The Element Encyclopedia of Witchcraft: The Complete A-Z for the Entire Magical World - Judika Illes 2005
The Divine Witch: Goddesses and Gods
In the beginning was Diana, primordial Spirit of Darkness. She divided the world into complementary opposites: yin and yang, male and female, light and darkness.
The light half evolved into her brother Lucifer. Diana desired him and wished to unite and merge with him. Lucifer, on the other hand, wanted light to remain completely distinct from darkness. Proud Lucifer refused to merge. Diana pursued him but he resisted.
Eventually she learned that he had a favorite cat that slept with him. Diana persuaded the cat to switch places with her and so, in the form of a black cat, Diana seduced her brother Lucifer. From this union, the world’s first witch was conceived: Aradia, Messiah of the Witches.
Diana sent her daughter to Earth with the mission of teaching humans witchcraft, the sacred arts of Diana, Queen of Witches.
That’s the first coming of Aradia the Messiah and the history of the world, according to Aradia or The Gospel of the Witches anyway. Aradia returned for a second coming too.
This Aradia was born in Volterra, Italy on August 13, 1313 (August 13th being Diana’s sacred day) and stimulated a revival of Italian witchcraft and pre-Christian traditions that had been driven into hiding by the Church. She herself had learned the Old Ways from her family and proceeded to teach them to others. Aradia was eventually caught by the Inquisition and burned as a witch, but not before she left a manuscript that allegedly serves as the framework for the testament Aradia.
No documentation regarding either Aradia exists prior to C.G. Leland’s 1899 publication of Aradia or The Gospel of the Witches; however in 1508, Italian Inquisitor Bernardo Rategno noted in his Tractatus de Strigibus that a rapid expansion of witchcraft had occurred a hundred and fifty years earlier, which corresponds with the second coming.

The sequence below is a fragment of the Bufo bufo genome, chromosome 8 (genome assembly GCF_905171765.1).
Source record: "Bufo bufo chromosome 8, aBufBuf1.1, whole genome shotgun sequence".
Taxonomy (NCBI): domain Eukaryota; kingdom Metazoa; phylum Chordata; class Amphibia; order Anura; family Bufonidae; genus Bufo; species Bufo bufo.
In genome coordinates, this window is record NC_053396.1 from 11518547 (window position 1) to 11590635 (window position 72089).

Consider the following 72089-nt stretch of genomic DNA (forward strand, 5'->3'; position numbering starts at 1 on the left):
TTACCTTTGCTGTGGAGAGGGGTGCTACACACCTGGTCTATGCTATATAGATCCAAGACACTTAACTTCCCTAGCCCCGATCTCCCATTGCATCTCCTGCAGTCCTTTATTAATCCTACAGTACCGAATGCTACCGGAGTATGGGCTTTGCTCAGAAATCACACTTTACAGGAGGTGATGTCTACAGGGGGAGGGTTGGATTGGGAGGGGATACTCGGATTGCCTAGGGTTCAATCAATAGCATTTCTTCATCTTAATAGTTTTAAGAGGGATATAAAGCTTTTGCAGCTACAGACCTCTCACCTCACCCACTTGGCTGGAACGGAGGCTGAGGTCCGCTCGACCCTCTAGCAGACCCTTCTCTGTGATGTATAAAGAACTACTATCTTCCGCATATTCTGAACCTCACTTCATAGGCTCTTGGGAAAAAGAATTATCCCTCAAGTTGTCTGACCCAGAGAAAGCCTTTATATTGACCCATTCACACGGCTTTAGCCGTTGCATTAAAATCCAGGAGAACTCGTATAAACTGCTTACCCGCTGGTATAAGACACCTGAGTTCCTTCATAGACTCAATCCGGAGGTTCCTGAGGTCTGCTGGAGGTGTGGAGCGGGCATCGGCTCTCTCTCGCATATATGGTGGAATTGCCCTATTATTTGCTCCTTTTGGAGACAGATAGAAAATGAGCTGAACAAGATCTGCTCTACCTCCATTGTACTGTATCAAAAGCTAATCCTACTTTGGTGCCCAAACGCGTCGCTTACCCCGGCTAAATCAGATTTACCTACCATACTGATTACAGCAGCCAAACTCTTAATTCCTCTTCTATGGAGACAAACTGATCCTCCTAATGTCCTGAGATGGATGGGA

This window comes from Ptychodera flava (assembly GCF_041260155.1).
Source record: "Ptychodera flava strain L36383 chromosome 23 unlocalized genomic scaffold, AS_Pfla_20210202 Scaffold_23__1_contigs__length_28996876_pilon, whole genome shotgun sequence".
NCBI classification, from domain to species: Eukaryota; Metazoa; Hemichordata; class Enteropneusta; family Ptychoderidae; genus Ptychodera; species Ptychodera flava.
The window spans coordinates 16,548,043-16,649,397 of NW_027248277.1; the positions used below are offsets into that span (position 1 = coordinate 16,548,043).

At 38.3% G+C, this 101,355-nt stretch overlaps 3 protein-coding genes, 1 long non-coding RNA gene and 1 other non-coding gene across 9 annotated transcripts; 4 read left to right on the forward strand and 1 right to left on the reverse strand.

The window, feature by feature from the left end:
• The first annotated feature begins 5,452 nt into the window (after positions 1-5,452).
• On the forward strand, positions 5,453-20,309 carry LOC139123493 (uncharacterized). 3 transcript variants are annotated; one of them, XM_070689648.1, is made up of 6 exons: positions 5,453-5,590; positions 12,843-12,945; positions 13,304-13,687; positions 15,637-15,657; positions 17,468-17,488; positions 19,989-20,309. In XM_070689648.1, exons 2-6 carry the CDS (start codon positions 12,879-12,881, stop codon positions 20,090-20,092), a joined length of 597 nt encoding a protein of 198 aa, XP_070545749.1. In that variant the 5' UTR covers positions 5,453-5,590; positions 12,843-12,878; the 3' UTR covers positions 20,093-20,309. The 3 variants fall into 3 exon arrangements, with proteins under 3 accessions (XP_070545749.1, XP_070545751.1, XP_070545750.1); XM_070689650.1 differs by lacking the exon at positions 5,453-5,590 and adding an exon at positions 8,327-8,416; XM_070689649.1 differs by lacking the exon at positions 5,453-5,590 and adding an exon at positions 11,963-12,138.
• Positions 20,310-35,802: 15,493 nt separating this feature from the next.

The story of Diana as Creator of the World, Mother of Witchcraft corresponds with nothing from classical mythology, although that in itself does not prove anything; many myths—and deities—survive based on only a single source (much of Celtic and Norse mythology, for instance). This could be but another instance of a lone survival of an ancient myth, but it could also be a Christian tale intended to portray Diana and witches in a negative light.
Classical mythology suggests that if one identifies Diana with Artemis, then her brother is Apollo, a god of light. The name Lucifer (“light-bringer”) pre-dates Christianity and was a title given to various Roman deities, female as well as male, and was intended as benevolent, not malefic. However during the medieval period when Aradia was allegedly written, Lucifer had become exclusively identified with Satan, the proud handsome fallen angel. Simultaneously, Inquisitors branded Diana the bride of Lucifer in order to damn and defame her and her devotees.
Thus this legend may be interpreted in various ways. However, no matter how it is interpreted, it is never entirely complimentary. Diana engages in deception, the inference that witches are daughters of Satan…
The name Aradia clearly resembles that of Herodias, another witch-deity of importance in Italy, and perhaps they are one and the same.
Is the fourteenth-century Italian witch a distortion of the biblical legend of Herodias?
Was an actual woman named in Herodias’ honor?
Was the legend of the biblical Herodias superimposed on a pagan Italian spirit?
For his part, Leland believed that his Aradia was really based on a distortion of Lilith as the true first woman, rather than on the Herodias of the New Testament. Italian Jews do identify Lilith with black cats.
See also Artemis, Diana, Herodias, Lilith, Nox; ANIMALS: Cats; BOOKS: Grimoires: Aradia or the Gospel of the Witches.